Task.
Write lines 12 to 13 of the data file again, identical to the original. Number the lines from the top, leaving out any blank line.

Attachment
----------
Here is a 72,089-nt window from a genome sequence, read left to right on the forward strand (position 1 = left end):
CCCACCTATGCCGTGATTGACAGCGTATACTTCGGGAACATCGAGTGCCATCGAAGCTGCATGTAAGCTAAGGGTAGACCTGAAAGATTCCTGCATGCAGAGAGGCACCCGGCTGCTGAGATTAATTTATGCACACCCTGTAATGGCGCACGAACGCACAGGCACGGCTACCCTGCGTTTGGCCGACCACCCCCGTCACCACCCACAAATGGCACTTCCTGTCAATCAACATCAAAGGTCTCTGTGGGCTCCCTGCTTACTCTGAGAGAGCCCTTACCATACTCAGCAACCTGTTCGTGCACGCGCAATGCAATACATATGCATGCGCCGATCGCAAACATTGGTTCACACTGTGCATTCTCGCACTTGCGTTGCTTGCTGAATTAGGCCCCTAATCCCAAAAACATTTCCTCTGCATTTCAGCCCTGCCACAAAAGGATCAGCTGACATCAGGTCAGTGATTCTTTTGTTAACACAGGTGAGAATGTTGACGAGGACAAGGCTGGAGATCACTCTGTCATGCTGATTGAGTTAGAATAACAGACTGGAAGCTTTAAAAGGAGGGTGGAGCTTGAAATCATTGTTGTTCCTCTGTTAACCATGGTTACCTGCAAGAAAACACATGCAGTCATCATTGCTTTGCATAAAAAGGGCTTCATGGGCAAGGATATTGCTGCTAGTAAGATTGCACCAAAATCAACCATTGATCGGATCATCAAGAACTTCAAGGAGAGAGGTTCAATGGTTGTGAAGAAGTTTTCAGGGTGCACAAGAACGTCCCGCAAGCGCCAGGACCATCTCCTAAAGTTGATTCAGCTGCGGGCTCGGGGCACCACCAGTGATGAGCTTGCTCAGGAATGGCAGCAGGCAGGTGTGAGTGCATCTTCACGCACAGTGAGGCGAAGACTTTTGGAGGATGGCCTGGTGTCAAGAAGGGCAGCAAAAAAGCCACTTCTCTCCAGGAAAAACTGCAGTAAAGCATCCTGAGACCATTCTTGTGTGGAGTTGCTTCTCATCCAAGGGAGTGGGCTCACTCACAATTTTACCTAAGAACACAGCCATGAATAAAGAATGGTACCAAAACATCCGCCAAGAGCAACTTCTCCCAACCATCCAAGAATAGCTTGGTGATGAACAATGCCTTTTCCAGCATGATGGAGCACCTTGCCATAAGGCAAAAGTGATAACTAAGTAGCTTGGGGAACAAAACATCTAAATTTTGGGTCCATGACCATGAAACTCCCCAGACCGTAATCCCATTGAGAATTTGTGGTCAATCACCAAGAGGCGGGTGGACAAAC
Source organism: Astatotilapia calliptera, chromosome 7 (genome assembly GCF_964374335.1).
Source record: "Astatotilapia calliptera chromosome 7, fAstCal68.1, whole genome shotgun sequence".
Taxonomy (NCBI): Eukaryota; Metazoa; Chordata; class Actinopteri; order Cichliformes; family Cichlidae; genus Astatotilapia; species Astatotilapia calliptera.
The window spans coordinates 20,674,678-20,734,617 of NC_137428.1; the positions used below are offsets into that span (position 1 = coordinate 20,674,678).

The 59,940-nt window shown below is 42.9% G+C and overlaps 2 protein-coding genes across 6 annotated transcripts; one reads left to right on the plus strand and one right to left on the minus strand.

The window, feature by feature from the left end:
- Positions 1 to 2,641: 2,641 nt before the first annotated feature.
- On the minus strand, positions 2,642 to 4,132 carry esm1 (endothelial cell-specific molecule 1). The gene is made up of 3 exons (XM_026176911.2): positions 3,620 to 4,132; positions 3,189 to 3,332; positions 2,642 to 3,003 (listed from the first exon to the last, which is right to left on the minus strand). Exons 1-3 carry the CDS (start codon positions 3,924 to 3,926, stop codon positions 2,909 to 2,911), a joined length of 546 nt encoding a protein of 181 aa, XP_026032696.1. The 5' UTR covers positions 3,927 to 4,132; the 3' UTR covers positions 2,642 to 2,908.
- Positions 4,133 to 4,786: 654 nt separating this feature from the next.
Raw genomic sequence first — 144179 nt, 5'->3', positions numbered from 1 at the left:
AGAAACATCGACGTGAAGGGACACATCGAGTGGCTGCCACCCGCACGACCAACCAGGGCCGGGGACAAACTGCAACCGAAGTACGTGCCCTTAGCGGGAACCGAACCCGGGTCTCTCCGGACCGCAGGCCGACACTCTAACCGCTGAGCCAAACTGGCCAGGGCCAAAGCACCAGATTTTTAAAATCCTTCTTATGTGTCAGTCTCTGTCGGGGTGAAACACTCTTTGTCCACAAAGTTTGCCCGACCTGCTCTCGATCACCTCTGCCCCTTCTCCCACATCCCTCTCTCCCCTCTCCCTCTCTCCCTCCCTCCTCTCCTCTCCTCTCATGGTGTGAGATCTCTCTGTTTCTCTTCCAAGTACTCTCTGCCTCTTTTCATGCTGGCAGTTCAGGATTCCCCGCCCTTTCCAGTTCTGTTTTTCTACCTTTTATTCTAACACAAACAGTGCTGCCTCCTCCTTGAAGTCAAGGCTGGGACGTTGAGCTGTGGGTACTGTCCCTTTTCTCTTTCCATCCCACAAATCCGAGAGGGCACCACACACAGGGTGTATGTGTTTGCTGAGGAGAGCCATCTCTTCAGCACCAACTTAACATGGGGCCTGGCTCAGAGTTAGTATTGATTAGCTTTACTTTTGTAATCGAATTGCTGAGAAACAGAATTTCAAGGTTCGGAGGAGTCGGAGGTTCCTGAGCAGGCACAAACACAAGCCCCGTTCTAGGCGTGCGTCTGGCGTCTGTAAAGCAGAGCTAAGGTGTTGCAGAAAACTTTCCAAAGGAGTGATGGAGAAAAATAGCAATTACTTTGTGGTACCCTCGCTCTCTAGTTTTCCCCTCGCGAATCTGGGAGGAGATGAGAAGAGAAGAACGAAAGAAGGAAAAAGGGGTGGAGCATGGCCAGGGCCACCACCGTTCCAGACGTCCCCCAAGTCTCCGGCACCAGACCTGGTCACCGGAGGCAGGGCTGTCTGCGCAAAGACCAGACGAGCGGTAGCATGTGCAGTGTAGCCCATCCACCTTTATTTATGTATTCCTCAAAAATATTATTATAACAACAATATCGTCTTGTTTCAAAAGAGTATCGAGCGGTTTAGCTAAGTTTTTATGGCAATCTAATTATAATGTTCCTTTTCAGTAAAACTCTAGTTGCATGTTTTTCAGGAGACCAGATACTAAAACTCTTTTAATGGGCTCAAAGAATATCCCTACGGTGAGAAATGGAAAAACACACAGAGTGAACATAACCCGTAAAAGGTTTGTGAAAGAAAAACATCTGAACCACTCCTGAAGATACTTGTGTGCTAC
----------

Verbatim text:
Raw genomic sequence first — 144179 nt, 5'->3', positions numbered from 1 at the left:
AGAAACATCGACGTGAAGGGACACATCGAGTGGCTGCCACCCGCACGACCAACCAGGGCCGGGGACAAACTGCAACCGAAGTACGTGCCCTTAGCGGGAACCGAACCCGGGTCTCTCCGGACCGCAGGCCGACACTCTAACCGCTGAGCCAAACTGGCCAGGGCCAAAGCACCAGATTTTTAAAATCCTTCTTATGTGTCAGTCTCTGTCGGGGTGAAACACTCTTTGTCCACAAAGTTTGCCCGACCTGCTCTCGATCACCTCTGCCCCTTCTCCCACATCCCTCTCTCCCCTCTCCCTCTCTCCCTCCCTCCTCTCCTCTCCTCTCATGGTGTGAGATCTCTCTGTTTCTCTTCCAAGTACTCTCTGCCTCTTTTCATGCTGGCAGTTCAGGATTCCCCGCCCTTTCCAGTTCTGTTTTTCTACCTTTTATTCTAACACAAACAGTGCTGCCTCCTCCTTGAAGTCAAGGCTGGGACGTTGAGCTGTGGGTACTGTCCCTTTTCTCTTTCCATCCCACAAATCCGAGAGGGCACCACACACAGGGTGTATGTGTTTGCTGAGGAGAGCCATCTCTTCAGCACCAACTTAACATGGGGCCTGGCTCAGAGTTAGTATTGATTAGCTTTACTTTTGTAATCGAATTGCTGAGAAACAGAATTTCAAGGTTCGGAGGAGTCGGAGGTTCCTGAGCAGGCACAAACACAAGCCCCGTTCTAGGCGTGCGTCTGGCGTCTGTAAAGCAGAGCTAAGGTGTTGCAGAAAACTTTCCAAAGGAGTGATGGAGAAAAATAGCAATTACTTTGTGGTACCCTCGCTCTCTAGTTTTCCCCTCGCGAATCTGGGAGGAGATGAGAAGAGAAGAACGAAAGAAGGAAAAAGGGGTGGAGCATGGCCAGGGCCACCACCGTTCCAGACGTCCCCCAAGTCTCCGGCACCAGACCTGGTCACCGGAGGCAGGGCTGTCTGCGCAAAGACCAGACGAGCGGTAGCATGTGCAGTGTAGCCCATCCACCTTTATTTATGTATTCCTCAAAAATATTATTATAACAACAATATCGTCTTGTTTCAAAAGAGTATCGAGCGGTTTAGCTAAGTTTTTATGGCAATCTAATTATAATGTTCCTTTTCAGTAAAACTCTAGTTGCATGTTTTTCAGGAGACCAGATACTAAAACTCTTTTAATGGGCTCAAAGAATATCCCTACGGTGAGAAATGGAAAAACACACAGAGTGAACATAACCCGTAAAAGGTTTGTGAAAGAAAAACATCTGAACCACTCCTGAAGATACTTGTGTGCTAC